64.0   64.0   0.0    0.0   130944.0 101211.9 1966080.0  1741419.7  737280.0 449619.9   3286  131.759  127   307.723  439.483
     64.0   64.0   0.0    0.0   130944.0 130944.0 1966080.0  1943870.4  737280.0 449629.2   3323  133.224  128   307.723  440.947
     64.0   64.0   0.0    0.0   130944.0 91907.9  1966080.0  1116053.3  737280.0 449621.3   3330  133.492  129   319.118  452.610
     64.0   64.0   0.0    0.0   130944.0   0.0    1966080.0  1541494.5  737280.0 449631.2   3392  135.838  129   319.118  454.956
     64.0   64.0   0.0    0.0   130944.0 53983.1  1966080.0  1907711.7  737280.0 449651.6   3444  137.955  129   319.118  457.073
     64.0   64.0   0.0    0.0   130944.0 130944.0 1966080.0  1942148.9  737280.0 449659.3   3450  138.658  130   319.118  457.776
     64.0   64.0   0.0    0.0   130944.0 71632.8  1966080.0  1291300.9  737280.0 449672.5   3484  139.935  131   331.870  471.805
     64.0   64.0   0.0    0.0   130944.0   0.0    1966080.0  1661931.9  737280.0 449687.8   3535  142.096  131   331.870  473.966
     64.0   64.0   0.0    0.0   130944.0 55150.8  1966080.0  1930792.5  737280.0 449693.2   3581  143.826  131   331.870  475.696
     64.0   64.0   0.0    0.0   130944.0 130944.0 1966080.0  1941935.7  737280.0 449693.2   3583  144.291  132   331.870  476.161
     64.0   64.0   0.0    0.0   130944.0 66316.6  1966080.0  1405189.1  737280.0 449701.0   3631  146.142  133   342.789  488.931
     64.0   64.0   0.0    0.0   130944.0   0.0    1966080.0  1744177.7  737280.0 449704.4   3675  148.066  133   342.789  490.855
    

    The Verbose GC log file confirms the jstat data.

    1445.781: [GC 1445.781: [ParNew: 130944K->0K(131008K), 0.0528409 secs] 2048880K->1929346K(2097088K), 0.0733931 secs]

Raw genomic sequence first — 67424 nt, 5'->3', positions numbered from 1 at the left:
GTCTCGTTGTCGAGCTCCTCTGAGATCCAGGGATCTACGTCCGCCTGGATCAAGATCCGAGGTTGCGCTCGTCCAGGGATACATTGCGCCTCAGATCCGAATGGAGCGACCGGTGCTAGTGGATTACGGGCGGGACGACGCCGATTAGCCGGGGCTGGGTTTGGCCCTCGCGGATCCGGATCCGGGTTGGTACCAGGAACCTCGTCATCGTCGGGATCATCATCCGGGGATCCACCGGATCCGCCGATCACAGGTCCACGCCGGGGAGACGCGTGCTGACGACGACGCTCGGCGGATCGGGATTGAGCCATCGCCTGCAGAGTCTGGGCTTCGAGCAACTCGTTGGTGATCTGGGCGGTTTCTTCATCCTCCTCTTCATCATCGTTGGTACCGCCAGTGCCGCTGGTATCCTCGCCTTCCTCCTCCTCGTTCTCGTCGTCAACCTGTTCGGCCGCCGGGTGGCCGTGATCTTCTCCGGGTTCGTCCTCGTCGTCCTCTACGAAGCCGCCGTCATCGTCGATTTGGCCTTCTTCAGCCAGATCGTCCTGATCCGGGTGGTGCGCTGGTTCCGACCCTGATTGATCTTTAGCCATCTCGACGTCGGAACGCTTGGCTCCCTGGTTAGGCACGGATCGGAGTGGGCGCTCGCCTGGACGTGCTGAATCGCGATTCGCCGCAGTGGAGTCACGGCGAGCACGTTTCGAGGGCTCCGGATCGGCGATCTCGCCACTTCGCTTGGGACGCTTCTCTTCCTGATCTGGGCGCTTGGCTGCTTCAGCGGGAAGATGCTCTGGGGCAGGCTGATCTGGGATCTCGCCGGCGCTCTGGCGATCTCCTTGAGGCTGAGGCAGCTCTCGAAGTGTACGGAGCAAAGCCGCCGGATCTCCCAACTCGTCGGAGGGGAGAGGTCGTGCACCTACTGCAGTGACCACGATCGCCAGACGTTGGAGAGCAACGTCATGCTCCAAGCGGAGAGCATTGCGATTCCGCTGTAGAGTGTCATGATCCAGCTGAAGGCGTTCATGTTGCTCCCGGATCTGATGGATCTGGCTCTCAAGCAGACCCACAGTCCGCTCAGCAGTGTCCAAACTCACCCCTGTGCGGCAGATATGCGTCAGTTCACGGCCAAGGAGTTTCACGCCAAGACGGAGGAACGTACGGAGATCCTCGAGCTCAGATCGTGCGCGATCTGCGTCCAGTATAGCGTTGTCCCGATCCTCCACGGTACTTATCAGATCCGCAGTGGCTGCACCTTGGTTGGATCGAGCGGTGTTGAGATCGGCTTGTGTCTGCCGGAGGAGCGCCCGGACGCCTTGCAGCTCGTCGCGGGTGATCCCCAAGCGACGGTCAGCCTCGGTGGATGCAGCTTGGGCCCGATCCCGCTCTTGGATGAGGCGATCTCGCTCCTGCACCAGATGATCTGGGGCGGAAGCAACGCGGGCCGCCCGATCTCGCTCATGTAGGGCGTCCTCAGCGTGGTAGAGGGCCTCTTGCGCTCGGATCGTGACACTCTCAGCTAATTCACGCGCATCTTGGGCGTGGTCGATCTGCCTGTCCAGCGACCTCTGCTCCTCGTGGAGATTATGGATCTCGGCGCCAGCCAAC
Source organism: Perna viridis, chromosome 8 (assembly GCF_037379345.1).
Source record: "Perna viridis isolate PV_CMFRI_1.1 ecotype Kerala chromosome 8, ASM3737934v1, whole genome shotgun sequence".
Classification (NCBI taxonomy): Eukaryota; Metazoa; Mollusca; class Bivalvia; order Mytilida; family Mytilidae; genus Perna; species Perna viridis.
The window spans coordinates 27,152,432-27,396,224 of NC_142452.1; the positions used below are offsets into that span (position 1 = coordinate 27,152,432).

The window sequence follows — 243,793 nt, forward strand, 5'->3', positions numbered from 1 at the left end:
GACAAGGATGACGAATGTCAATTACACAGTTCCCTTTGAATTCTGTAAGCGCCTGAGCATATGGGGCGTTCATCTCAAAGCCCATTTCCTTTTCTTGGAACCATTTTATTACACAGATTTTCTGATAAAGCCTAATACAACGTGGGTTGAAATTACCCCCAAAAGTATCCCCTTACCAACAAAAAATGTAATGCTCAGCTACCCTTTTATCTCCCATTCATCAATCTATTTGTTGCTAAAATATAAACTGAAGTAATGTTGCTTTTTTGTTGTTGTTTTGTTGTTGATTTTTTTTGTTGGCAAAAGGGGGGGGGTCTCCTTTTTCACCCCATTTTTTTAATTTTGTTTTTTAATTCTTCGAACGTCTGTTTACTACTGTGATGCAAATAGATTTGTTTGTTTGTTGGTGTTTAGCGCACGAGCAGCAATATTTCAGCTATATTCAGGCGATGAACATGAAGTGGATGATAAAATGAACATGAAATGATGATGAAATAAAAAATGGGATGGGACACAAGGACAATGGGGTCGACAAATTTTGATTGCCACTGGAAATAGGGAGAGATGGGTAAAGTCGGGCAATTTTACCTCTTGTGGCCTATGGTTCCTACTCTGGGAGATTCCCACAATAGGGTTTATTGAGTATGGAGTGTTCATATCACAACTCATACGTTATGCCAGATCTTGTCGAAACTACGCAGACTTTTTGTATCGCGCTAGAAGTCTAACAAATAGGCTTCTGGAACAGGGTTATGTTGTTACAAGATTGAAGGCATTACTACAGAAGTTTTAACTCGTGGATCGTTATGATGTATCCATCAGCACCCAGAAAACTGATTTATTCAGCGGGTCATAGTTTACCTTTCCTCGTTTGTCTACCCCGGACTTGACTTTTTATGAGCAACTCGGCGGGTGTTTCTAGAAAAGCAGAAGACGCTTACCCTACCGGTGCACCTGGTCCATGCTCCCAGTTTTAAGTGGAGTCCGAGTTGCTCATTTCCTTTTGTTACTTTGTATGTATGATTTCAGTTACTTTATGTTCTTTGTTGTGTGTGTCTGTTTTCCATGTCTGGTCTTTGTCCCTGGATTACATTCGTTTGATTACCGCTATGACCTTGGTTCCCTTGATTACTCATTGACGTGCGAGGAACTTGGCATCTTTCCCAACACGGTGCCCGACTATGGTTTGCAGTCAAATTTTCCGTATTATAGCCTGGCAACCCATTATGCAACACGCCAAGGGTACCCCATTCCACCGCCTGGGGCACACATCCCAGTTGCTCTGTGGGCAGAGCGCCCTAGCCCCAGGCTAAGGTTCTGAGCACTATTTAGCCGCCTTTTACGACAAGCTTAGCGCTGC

1446.057: [GC 1446.077: [ParNew: 130944K->0K(131008K), 0.0507988 secs] 2060290K->1937743K(2097088K), 0.0519872 secs]
    1446.328: [GC 1446.330: [ParNew (promotion failed): 130944K->130944K(131008K), 0.3677102 secs]1446.698: [CMS1448.338: [CMS-concurrent-mark: 8.326/20.506 secs]
     (concurrent mode failure): 1943651K->1332161K(1966080K), 13.5947895 secs] 2068687K->1332161K(2097088K), 13.9636616 secs]
    1460.373: [GC [1 CMS-initial-mark: 1332161K(1966080K)] 1364958K(2097088K), 0.0570809 secs]
    1460.431: [CMS-concurrent-mark-start]
    1460.513: [GC 1460.513: [ParNew: 130944K->0K(131008K), 0.0629766 secs] 1463105K->1340611K(2097088K), 0.0638556 secs]
    1460.644: [GC 1460.645: [ParNew: 130944K->0K(131008K), 0.0287314 secs] 1471555K->1344385K(2097088K), 0.0295894 secs]
    1460.752: [GC 1460.752: [ParNew: 130944K->0K(131008K), 0.0313205 secs] 1475329K->1349195K(2097088K), 0.0325400 secs]
    1460.859: [GC 1460.860: [ParNew: 130944K->0K(131008K), 0.0354078 secs] 1480139K->1353073K(2097088K), 0.0363298 secs]
    1460.988: [GC 1460.988: [ParNew: 130944K->0K(131008K), 0.0363377 secs] 1484017K->1356257K(2097088K), 0.0374367 secs]
    1461.164: [GC 1461.164: [ParNew: 130944K->0K(131008K), 0.0479562 secs] 1487201K->1362016K(2097088K), 0.0488208 secs]
    1461.439: [GC 1461.439: [ParNew: 130944K->0K(131008K), 0.0507014 secs] 1492960K->1372934K(2097088K), 0.0515876 secs]
    1461.579: [GC 1461.580: [ParNew: 130944K->0K(131008K), 0.0319675 secs] 1503878K->1375415K(2097088K), 0.0332522 secs]
    1461.693: [GC 1461.693: [ParNew: 130944K->0K(131008K), 0.0340291 secs] 1506359K->1378926K(2097088K), 0.0348877 secs]
    1461.821: [GC 1461.821: [ParNew: 130944K->0K(131008K), 0.0314839 secs] 1509870K->1382392K(2097088K), 0.0323204 secs]
    1461.950: [GC 1461.951: [ParNew: 130943K->0K(131008K), 0.0323091 secs] 1513336K->1386662K(2097088K), 0.0331815 secs]
    1462.123: [GC 1462.124: [ParNew: 130944K->0K(131008K), 0.0385567 secs] 1517606K->1391853K(2097088K), 0.0398456 secs]
    1462.380: [GC 1462.380: [ParNew: 130944K->0K(131008K), 0.0698981 secs] 1522797K->1405319K(2097088K), 0.0708113 secs]
    1462.627: [GC 1462.628: [ParNew: 130944K->0K(131008K), 0.0482389 secs] 1536263K->1417126K(2097088K), 0.0493317 secs]
    1462.835: [GC 1462.835: [ParNew: 130944K->0K(131008K), 0.0438596 secs] 1548070K->1423124K(2097088K), 0.0447105 secs]
    1462.989: [GC 1462.989: [ParNew: 130944K->0K(131008K), 0.0356933 secs] 1554068K->1430934K(2097088K), 0.0365304 secs]
    1463.156: [GC 1463.156: [ParNew: 130944K->0K(131008K), 0.0426650 secs] 1561878K->1437914K(2097088K), 0.0438581 secs]